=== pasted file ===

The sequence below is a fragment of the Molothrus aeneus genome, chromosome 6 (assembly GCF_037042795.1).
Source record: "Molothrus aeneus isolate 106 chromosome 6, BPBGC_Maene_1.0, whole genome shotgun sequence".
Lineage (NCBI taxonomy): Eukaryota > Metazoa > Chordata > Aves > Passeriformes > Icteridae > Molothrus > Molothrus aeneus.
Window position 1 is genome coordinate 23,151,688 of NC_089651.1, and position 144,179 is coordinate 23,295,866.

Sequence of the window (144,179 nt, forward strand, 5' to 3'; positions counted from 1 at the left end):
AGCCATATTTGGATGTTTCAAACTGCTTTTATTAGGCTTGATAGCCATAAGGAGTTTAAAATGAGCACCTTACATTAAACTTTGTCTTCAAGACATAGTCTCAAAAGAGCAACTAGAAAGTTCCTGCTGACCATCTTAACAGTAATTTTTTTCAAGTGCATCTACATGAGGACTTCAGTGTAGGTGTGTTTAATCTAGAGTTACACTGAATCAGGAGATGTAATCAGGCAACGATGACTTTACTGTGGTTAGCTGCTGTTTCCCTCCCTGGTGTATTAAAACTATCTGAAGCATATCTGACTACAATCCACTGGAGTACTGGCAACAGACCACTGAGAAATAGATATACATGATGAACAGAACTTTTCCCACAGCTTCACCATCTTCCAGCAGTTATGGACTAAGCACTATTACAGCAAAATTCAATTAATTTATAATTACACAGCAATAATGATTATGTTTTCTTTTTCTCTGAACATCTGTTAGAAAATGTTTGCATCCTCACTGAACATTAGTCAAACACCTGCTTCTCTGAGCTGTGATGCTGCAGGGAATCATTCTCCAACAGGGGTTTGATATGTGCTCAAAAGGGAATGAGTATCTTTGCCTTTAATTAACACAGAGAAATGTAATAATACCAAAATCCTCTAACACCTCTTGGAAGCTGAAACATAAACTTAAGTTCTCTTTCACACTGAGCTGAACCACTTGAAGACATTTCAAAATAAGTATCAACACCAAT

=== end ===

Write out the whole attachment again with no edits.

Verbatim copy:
The sequence below is a fragment of the Molothrus aeneus genome, chromosome 6 (assembly GCF_037042795.1).
Source record: "Molothrus aeneus isolate 106 chromosome 6, BPBGC_Maene_1.0, whole genome shotgun sequence".
Lineage (NCBI taxonomy): Eukaryota > Metazoa > Chordata > Aves > Passeriformes > Icteridae > Molothrus > Molothrus aeneus.
Window position 1 is genome coordinate 23,151,688 of NC_089651.1, and position 144,179 is coordinate 23,295,866.

Sequence of the window (144,179 nt, forward strand, 5' to 3'; positions counted from 1 at the left end):
AGCCATATTTGGATGTTTCAAACTGCTTTTATTAGGCTTGATAGCCATAAGGAGTTTAAAATGAGCACCTTACATTAAACTTTGTCTTCAAGACATAGTCTCAAAAGAGCAACTAGAAAGTTCCTGCTGACCATCTTAACAGTAATTTTTTTCAAGTGCATCTACATGAGGACTTCAGTGTAGGTGTGTTTAATCTAGAGTTACACTGAATCAGGAGATGTAATCAGGCAACGATGACTTTACTGTGGTTAGCTGCTGTTTCCCTCCCTGGTGTATTAAAACTATCTGAAGCATATCTGACTACAATCCACTGGAGTACTGGCAACAGACCACTGAGAAATAGATATACATGATGAACAGAACTTTTCCCACAGCTTCACCATCTTCCAGCAGTTATGGACTAAGCACTATTACAGCAAAATTCAATTAATTTATAATTACACAGCAATAATGATTATGTTTTCTTTTTCTCTGAACATCTGTTAGAAAATGTTTGCATCCTCACTGAACATTAGTCAAACACCTGCTTCTCTGAGCTGTGATGCTGCAGGGAATCATTCTCCAACAGGGGTTTGATATGTGCTCAAAAGGGAATGAGTATCTTTGCCTTTAATTAACACAGAGAAATGTAATAATACCAAAATCCTCTAACACCTCTTGGAAGCTGAAACATAAACTTAAGTTCTCTTTCACACTGAGCTGAACCACTTGAAGACATTTCAAAATAAGTATCAACACCAAT